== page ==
Energy transition in Africa: Putting people in the driver’s seat – BETD 2023 Partner Event
On 27th March, the Federal Ministry for Economic Cooperation and Development (BMZ) invited key stakeholders to Berlin. At the partner event of the Berlin Energy Transition Dialogue “Decentralised Renewable Energy in Africa – Key to a global energy transition”, more than 100 participants discussed approaches and successes on how all Africans can gain access to modern energy.
600 million Africans, 40 percent of the population, still have no access to modern energy. In rural areas, only 25 percent of the inhabitants have access to electricity. However, modern energy is a prerequisite for people to professionalise their agriculture, offer services and promote local value creation.
With the Agenda 2030, the global community has formulated a clear goal in terms of energy supply (SDG 7): All people should have access to affordable, reliable and modern energy. “The supply of sustainable energy is the key to development,” underlined Jochen Flasbarth, State Secretary at BMZ, right at the beginning of the conference. “Every year, 20 to 25 million jobs must be created for young people in Africa to be able to offer the young population prospects,” he added.
The conference had been organised by Green People’s Energy (GBE) as a partner event of the Berlin Energy Transition Dialogue (BETD) 2023. Despite the strikes at railways, public transport and airports, more than 100 representatives from the German Parliament as well as embassies, research institutes, foundations and non-governmental organisations discussed potentials, challenges and solutions for decentralised energy supply in Sub-Saharan Africa. The conference had two focal points: Firstly, on the opportunities of stand-alone systems for decentralised energy supply such as solar home systems (SHS) or solar irrigation systems, and secondly on mini-grids and their financing.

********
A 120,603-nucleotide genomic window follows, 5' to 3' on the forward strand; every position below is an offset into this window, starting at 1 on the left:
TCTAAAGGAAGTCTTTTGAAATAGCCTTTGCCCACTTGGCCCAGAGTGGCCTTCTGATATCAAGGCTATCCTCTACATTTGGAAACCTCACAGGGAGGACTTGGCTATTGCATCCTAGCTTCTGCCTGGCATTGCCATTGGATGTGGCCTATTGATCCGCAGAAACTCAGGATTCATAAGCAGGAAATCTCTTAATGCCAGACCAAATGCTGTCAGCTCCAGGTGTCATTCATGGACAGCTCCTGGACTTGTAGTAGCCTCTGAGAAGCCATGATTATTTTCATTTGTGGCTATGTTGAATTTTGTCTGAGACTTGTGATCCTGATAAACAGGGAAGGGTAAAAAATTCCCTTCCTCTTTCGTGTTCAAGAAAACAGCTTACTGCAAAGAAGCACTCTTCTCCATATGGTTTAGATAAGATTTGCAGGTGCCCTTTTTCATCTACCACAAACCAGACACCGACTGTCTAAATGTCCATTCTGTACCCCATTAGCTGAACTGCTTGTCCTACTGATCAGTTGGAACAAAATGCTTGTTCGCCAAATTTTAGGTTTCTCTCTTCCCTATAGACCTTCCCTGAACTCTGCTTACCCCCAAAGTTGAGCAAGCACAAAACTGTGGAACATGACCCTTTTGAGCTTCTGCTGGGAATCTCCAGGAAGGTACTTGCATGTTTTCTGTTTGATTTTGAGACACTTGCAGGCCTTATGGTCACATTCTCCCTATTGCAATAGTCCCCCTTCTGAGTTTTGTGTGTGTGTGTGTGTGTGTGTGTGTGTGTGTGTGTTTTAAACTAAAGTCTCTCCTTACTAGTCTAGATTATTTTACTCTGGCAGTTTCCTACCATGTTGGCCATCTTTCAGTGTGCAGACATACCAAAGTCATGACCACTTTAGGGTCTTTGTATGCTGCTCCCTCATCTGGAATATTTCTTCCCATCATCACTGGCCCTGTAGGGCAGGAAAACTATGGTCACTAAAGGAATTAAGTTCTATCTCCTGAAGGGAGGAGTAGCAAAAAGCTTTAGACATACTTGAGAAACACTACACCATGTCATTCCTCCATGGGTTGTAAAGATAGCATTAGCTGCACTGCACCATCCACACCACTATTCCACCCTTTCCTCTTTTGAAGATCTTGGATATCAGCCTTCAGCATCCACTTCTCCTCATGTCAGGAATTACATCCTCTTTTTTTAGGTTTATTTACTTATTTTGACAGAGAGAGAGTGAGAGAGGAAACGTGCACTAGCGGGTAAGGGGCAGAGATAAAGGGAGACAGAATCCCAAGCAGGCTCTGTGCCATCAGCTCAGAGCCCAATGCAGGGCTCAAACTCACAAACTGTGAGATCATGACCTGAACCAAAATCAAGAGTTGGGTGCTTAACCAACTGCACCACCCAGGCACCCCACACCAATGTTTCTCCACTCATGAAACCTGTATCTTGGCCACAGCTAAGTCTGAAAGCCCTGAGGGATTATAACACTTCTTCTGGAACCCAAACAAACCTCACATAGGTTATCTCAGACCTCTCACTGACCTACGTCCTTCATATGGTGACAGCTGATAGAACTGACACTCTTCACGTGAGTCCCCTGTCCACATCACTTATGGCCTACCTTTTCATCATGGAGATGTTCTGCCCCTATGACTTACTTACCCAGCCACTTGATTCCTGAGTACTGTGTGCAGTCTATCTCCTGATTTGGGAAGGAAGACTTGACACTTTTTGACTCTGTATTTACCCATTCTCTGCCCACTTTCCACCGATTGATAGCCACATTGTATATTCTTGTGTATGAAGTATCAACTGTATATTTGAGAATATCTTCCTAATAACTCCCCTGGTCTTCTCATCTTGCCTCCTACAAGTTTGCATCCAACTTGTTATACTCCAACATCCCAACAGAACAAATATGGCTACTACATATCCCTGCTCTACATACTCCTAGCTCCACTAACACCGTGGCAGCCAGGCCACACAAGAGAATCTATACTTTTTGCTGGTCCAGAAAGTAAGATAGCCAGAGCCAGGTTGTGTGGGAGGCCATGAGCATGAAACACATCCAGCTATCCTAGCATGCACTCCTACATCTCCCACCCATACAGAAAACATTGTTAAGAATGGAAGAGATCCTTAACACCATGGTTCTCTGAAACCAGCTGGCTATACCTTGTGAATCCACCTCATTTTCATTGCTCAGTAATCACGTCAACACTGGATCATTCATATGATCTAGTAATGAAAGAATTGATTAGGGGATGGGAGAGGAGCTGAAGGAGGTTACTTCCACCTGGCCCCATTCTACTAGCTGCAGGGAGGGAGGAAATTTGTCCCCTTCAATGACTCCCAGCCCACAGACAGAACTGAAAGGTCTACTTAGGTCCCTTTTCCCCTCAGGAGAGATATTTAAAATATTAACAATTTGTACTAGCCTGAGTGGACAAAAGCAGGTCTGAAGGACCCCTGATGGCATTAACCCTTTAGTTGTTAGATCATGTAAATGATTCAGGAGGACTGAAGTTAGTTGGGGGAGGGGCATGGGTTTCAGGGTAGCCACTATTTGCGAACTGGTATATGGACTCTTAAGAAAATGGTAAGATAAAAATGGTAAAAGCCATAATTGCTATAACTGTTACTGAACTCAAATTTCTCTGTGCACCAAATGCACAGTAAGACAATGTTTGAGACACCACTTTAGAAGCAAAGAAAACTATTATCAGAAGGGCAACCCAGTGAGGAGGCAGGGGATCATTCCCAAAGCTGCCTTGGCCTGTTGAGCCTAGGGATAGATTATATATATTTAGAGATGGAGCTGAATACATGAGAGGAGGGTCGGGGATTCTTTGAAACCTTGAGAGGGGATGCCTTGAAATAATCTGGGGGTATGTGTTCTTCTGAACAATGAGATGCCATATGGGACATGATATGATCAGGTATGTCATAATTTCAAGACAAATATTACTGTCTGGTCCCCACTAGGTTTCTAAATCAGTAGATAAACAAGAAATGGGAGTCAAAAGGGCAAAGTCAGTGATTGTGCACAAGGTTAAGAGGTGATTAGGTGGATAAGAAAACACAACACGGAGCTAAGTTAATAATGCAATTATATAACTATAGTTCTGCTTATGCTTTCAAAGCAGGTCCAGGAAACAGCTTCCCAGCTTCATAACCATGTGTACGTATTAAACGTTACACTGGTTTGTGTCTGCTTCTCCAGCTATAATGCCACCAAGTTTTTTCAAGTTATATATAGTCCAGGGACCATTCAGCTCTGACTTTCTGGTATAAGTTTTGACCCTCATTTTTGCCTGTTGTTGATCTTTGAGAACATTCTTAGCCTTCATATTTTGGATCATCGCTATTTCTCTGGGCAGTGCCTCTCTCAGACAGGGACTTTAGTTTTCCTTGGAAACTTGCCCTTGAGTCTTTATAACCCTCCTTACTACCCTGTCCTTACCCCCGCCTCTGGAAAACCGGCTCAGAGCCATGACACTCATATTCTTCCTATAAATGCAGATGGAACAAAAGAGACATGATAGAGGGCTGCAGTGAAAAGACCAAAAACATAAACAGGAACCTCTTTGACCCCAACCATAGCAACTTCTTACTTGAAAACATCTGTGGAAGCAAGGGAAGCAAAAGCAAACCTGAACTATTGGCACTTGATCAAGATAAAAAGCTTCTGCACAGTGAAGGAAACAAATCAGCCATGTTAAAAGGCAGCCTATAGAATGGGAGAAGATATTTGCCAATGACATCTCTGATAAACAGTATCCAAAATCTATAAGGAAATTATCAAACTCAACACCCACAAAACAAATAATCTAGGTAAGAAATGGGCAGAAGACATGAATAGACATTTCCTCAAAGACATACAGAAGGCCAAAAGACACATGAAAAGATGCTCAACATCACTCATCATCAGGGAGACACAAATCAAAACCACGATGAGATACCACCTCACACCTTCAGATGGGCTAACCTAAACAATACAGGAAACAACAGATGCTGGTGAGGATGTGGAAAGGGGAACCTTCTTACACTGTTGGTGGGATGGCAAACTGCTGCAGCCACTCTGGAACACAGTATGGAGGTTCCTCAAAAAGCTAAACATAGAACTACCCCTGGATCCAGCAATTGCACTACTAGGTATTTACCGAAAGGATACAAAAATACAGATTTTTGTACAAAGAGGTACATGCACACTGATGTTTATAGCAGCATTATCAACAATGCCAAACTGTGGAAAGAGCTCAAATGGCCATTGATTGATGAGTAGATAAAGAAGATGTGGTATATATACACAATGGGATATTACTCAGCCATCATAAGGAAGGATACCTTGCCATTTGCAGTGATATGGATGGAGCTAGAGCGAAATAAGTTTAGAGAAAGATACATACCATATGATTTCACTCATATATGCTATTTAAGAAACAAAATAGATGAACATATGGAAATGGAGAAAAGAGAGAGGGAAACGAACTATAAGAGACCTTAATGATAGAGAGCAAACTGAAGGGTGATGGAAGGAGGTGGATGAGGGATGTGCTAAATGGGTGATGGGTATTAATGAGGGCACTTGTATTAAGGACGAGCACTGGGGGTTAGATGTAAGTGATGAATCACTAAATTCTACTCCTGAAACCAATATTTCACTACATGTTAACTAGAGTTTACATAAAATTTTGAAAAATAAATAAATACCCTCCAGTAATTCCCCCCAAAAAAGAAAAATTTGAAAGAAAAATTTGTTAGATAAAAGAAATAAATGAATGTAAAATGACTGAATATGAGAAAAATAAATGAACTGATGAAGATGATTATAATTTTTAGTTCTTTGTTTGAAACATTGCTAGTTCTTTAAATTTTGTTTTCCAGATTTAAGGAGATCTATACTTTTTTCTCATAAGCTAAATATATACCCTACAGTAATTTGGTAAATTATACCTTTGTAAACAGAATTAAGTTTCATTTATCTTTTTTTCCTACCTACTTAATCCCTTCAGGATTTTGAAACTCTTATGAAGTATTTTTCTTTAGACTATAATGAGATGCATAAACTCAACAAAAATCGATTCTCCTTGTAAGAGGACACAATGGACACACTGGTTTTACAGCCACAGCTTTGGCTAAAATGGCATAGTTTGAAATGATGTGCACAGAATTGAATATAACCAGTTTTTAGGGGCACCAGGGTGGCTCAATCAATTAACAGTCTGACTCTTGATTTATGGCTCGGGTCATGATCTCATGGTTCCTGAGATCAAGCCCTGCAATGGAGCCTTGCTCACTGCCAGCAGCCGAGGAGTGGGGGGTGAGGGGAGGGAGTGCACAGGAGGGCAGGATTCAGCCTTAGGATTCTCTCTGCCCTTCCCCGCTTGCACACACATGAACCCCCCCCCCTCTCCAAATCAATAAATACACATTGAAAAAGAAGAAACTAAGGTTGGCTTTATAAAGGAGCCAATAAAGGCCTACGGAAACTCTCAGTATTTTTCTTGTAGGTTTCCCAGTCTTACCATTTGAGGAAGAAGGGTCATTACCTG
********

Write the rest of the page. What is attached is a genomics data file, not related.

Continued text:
Great potential – enormous investment
The good news is: “Africa has huge potential for the use of renewable energies,” Jochen Flasbarth explained. “At the same time, the continent has a huge energy and power demand,” he added. Large investments are needed for this. Leaving people without energy access is not an option. “Energy is not just an SDG target. It is also a tool to achieve most of the other goals,” said Bärbel Höhn, Energy Commissioner of the BMZ in her keynote. After all, energy provides the basis for creating additional jobs and income, and thereby reducing hunger and poverty. Energy also enables better education, better health care and, above all, can improve the lives of women in many ways.
Against this background, BMZ supports multilateral and global projects, such as the multi-donor partnership Energising Development (EnDev) as well as GBE, which promote decentralised community projects and the necessary framework conditions – training, financing, supply chains – so that people can acquire and use renewable energy technologies. With this in mind, Thorsten Schäfer-Gümbel, GIZ Board Spokesperson, emphasised: “The greatest potential for transition in Africa lies in African people and their communities.”